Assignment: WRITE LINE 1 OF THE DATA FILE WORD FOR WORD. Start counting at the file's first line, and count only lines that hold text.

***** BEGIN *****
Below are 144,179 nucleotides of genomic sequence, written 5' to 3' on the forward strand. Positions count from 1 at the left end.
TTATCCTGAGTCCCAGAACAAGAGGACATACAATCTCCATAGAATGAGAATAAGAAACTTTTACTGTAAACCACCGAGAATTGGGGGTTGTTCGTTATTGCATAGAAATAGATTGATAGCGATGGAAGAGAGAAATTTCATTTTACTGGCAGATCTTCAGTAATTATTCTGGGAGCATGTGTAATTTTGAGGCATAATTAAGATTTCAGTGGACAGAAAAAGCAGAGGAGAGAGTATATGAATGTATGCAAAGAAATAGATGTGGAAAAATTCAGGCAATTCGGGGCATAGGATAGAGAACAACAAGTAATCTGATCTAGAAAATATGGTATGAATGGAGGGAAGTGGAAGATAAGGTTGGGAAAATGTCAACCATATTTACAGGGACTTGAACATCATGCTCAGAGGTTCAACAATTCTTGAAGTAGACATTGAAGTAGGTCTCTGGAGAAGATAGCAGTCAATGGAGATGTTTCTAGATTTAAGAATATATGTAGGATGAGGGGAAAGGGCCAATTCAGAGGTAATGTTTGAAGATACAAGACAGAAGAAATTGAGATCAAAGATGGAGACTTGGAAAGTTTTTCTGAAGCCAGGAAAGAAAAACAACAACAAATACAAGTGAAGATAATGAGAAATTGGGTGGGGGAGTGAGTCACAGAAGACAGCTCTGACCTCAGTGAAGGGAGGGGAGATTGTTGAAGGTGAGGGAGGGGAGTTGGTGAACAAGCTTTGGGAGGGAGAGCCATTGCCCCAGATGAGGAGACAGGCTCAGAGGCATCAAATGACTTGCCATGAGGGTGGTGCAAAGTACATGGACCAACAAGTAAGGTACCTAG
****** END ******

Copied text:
Below are 144,179 nucleotides of genomic sequence, written 5' to 3' on the forward strand. Positions count from 1 at the left end.